And then the third sort of core piece of our policy is focused on something we call Fair Share Planning and Zoning, which is not too dissimilar from what the New York governor is proposing right now. But it's this notion that every town in Connecticut can play a role in planning and zoning for housing that is affordable. And actually currently, our laws require them to do that. But this provides an additional layer of detail and structure for them to work within. And we are optimistic about getting something meaningful done this session.

Jeff Madrick 29:37

So many towns are now saying they won't do this. The West Coast seems to be, notably. At least, LA seems to be notably an example of this, especially given they have so much homelessness in California. How do your policies apply far away from Connecticut?

Erin Boggs 29:58

What we're focused on is squarely Connecticut, but we do work with partners all across the country. So we have some great colleagues in New Jersey, which has actually a Fair Share Policy in place that’s working incredibly well, and is being used, I think, in many ways as a model for other places like California, which is making progress on new laws and some enforceability around those laws on zoning.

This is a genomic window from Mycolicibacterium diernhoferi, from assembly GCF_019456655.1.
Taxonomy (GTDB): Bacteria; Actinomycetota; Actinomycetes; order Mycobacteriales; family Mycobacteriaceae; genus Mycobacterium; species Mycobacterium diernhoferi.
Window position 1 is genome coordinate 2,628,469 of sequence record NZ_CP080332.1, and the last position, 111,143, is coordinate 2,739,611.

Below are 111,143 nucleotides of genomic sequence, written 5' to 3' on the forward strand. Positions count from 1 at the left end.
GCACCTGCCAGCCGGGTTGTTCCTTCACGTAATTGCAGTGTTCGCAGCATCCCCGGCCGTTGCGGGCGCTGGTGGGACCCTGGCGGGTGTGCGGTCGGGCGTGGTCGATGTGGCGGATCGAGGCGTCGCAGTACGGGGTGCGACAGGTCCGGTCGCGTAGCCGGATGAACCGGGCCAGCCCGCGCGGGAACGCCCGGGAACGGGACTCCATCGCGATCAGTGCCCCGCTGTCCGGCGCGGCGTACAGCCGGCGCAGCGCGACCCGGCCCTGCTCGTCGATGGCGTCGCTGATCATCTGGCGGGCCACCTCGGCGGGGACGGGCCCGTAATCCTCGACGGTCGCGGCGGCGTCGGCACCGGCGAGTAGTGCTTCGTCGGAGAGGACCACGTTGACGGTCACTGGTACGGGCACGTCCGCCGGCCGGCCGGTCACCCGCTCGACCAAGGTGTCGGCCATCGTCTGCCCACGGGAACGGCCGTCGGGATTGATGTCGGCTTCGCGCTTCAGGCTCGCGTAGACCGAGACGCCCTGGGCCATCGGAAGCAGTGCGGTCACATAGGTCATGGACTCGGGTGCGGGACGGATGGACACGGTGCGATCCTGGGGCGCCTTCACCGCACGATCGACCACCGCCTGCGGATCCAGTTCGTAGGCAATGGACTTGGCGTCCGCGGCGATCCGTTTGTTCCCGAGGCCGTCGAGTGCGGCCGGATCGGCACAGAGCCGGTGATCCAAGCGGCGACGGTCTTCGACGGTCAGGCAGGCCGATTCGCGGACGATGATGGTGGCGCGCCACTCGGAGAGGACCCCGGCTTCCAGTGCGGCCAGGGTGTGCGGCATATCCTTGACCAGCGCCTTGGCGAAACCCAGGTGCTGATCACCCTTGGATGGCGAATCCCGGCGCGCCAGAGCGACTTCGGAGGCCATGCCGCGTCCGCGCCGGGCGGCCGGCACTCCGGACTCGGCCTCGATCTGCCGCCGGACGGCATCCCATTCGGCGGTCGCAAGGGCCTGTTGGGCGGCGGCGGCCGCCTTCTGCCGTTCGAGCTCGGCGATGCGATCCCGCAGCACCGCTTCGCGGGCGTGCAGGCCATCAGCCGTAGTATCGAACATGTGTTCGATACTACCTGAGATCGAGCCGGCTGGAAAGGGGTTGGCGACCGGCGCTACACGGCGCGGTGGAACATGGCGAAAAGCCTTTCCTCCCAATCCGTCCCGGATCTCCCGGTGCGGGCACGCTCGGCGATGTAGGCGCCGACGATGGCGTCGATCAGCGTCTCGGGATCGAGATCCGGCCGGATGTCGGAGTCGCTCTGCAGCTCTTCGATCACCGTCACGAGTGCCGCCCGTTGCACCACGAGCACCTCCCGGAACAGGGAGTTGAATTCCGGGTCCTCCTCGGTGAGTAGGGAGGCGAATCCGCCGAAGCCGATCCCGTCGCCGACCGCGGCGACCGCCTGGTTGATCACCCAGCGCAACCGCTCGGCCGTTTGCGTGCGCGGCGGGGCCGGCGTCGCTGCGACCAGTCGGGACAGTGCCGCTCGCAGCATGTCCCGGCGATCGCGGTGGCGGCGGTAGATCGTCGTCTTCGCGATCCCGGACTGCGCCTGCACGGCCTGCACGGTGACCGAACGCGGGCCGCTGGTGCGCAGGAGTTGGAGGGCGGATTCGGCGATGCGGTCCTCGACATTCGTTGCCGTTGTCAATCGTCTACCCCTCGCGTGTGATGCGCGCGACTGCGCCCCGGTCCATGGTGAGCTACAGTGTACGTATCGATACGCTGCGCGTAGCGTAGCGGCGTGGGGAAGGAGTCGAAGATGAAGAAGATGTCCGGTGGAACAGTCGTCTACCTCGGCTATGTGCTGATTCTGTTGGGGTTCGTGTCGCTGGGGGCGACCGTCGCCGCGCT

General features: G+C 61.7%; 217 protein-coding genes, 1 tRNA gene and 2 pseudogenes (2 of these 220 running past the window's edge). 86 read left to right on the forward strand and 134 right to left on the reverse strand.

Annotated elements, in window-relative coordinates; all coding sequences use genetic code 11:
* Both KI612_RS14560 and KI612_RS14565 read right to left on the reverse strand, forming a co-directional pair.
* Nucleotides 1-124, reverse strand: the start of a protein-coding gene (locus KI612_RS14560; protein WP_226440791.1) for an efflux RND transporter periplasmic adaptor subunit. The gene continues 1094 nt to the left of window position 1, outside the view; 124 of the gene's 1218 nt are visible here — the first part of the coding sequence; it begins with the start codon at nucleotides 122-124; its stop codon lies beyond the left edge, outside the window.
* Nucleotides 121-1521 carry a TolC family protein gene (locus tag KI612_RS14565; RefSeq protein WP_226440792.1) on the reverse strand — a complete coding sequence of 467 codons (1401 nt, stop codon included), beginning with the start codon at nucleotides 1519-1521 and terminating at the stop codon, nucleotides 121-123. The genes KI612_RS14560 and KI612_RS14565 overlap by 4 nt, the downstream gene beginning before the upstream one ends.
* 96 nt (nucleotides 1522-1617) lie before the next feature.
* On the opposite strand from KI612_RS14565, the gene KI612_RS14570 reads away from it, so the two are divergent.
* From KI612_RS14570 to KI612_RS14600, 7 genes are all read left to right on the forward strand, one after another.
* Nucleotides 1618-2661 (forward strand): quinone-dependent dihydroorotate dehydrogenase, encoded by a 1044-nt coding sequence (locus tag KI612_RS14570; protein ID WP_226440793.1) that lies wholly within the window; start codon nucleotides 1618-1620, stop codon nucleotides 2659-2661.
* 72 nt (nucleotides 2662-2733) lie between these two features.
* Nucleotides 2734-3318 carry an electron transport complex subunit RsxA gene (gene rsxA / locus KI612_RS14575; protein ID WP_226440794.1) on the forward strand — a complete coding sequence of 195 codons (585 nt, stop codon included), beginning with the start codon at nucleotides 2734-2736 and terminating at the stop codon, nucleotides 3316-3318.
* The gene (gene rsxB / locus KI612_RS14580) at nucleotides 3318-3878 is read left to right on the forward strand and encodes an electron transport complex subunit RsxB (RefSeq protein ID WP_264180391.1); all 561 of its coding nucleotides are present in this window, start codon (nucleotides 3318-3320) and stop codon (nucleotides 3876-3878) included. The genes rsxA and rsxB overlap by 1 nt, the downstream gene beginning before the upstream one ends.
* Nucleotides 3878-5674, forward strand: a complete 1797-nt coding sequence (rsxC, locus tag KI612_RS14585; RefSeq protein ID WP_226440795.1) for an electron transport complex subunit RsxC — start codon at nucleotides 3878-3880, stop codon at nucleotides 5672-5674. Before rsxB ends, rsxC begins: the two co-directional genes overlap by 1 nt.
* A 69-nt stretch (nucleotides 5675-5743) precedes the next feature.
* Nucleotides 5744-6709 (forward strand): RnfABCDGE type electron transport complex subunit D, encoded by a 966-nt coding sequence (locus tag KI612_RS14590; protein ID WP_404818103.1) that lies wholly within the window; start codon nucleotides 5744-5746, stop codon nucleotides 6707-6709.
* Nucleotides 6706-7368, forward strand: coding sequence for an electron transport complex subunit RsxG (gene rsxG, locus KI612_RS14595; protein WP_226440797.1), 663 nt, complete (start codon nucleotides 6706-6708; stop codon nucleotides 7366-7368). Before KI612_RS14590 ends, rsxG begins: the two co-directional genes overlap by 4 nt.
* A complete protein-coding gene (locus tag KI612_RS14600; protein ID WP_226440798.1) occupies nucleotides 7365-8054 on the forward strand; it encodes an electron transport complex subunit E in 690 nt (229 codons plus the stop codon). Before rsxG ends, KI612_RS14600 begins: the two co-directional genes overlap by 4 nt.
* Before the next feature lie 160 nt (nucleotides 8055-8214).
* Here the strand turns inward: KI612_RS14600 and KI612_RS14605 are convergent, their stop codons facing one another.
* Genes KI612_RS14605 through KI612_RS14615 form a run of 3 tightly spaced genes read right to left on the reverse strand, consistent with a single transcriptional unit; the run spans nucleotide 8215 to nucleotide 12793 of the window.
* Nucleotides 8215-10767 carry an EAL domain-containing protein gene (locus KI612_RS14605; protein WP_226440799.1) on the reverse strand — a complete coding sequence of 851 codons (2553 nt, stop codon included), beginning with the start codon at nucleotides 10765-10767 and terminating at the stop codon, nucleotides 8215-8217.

Carol Jenkins 30:25

Karen Bass, the new L.A. mayor, has said she is going to address the unhoused population that has gotten to crisis level, has been there for a while. But she talks about the replacement issue, that as soon as you build housing for a certain number of people, they're automatically replaced by new unhoused people. So what do you see is the pipeline?

Erin Boggs 30:51

Well, in New Jersey, there's a plan over the next 10 years to create about 170,000 units of affordable housing and actually agreements with towns to do that. So it's very real, and it's happening. So I think part of the lesson there is that this is something we can do.